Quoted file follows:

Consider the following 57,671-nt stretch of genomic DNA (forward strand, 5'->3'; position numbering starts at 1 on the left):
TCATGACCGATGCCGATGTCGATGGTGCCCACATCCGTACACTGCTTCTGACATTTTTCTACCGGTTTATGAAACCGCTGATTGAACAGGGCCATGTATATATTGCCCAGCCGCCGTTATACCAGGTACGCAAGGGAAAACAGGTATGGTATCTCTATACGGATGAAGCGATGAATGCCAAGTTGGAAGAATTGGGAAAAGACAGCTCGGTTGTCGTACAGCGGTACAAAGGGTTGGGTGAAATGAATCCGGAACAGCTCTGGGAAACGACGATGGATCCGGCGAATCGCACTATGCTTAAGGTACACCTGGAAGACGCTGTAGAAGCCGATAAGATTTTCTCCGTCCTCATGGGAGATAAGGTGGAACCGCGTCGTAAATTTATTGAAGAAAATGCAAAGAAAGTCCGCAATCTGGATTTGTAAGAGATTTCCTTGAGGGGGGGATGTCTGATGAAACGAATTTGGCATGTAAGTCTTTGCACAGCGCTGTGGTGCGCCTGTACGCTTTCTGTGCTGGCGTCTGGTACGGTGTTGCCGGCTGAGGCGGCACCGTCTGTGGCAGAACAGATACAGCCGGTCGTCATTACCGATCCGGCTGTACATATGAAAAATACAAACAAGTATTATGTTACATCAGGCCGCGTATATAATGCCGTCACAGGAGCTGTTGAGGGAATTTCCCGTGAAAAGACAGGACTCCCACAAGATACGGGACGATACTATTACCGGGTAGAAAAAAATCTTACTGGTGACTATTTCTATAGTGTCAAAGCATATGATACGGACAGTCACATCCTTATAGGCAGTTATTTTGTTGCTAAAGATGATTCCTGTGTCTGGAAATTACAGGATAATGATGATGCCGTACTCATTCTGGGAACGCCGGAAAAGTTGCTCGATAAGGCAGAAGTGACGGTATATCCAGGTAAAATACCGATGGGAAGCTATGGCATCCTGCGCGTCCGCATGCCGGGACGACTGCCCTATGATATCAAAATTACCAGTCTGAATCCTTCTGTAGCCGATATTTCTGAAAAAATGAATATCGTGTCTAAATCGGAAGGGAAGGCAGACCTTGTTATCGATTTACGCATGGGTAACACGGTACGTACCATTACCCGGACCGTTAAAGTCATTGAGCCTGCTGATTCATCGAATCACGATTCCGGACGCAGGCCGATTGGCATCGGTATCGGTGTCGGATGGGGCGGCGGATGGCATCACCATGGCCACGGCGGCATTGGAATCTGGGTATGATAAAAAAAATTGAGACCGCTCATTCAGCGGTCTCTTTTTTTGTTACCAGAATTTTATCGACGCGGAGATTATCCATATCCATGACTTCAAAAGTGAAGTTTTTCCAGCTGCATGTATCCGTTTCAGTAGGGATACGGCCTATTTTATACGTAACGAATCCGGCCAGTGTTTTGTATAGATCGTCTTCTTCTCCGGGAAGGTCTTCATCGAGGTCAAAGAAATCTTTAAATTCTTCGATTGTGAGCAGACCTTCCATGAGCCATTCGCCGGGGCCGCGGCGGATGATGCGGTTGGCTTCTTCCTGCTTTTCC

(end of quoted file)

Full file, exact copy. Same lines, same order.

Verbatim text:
Consider the following 57,671-nt stretch of genomic DNA (forward strand, 5'->3'; position numbering starts at 1 on the left):
TCATGACCGATGCCGATGTCGATGGTGCCCACATCCGTACACTGCTTCTGACATTTTTCTACCGGTTTATGAAACCGCTGATTGAACAGGGCCATGTATATATTGCCCAGCCGCCGTTATACCAGGTACGCAAGGGAAAACAGGTATGGTATCTCTATACGGATGAAGCGATGAATGCCAAGTTGGAAGAATTGGGAAAAGACAGCTCGGTTGTCGTACAGCGGTACAAAGGGTTGGGTGAAATGAATCCGGAACAGCTCTGGGAAACGACGATGGATCCGGCGAATCGCACTATGCTTAAGGTACACCTGGAAGACGCTGTAGAAGCCGATAAGATTTTCTCCGTCCTCATGGGAGATAAGGTGGAACCGCGTCGTAAATTTATTGAAGAAAATGCAAAGAAAGTCCGCAATCTGGATTTGTAAGAGATTTCCTTGAGGGGGGGATGTCTGATGAAACGAATTTGGCATGTAAGTCTTTGCACAGCGCTGTGGTGCGCCTGTACGCTTTCTGTGCTGGCGTCTGGTACGGTGTTGCCGGCTGAGGCGGCACCGTCTGTGGCAGAACAGATACAGCCGGTCGTCATTACCGATCCGGCTGTACATATGAAAAATACAAACAAGTATTATGTTACATCAGGCCGCGTATATAATGCCGTCACAGGAGCTGTTGAGGGAATTTCCCGTGAAAAGACAGGACTCCCACAAGATACGGGACGATACTATTACCGGGTAGAAAAAAATCTTACTGGTGACTATTTCTATAGTGTCAAAGCATATGATACGGACAGTCACATCCTTATAGGCAGTTATTTTGTTGCTAAAGATGATTCCTGTGTCTGGAAATTACAGGATAATGATGATGCCGTACTCATTCTGGGAACGCCGGAAAAGTTGCTCGATAAGGCAGAAGTGACGGTATATCCAGGTAAAATACCGATGGGAAGCTATGGCATCCTGCGCGTCCGCATGCCGGGACGACTGCCCTATGATATCAAAATTACCAGTCTGAATCCTTCTGTAGCCGATATTTCTGAAAAAATGAATATCGTGTCTAAATCGGAAGGGAAGGCAGACCTTGTTATCGATTTACGCATGGGTAACACGGTACGTACCATTACCCGGACCGTTAAAGTCATTGAGCCTGCTGATTCATCGAATCACGATTCCGGACGCAGGCCGATTGGCATCGGTATCGGTGTCGGATGGGGCGGCGGATGGCATCACCATGGCCACGGCGGCATTGGAATCTGGGTATGATAAAAAAAATTGAGACCGCTCATTCAGCGGTCTCTTTTTTTGTTACCAGAATTTTATCGACGCGGAGATTATCCATATCCATGACTTCAAAAGTGAAGTTTTTCCAGCTGCATGTATCCGTTTCAGTAGGGATACGGCCTATTTTATACGTAACGAATCCGGCCAGTGTTTTGTATAGATCGTCTTCTTCTCCGGGAAGGTCTTCATCGAGGTCAAAGAAATCTTTAAATTCTTCGATTGTGAGCAGACCTTCCATGAGCCATTCGCCGGGGCCGCGGCGGATGATGCGGTTGGCTTCTTCCTGCTTTTCC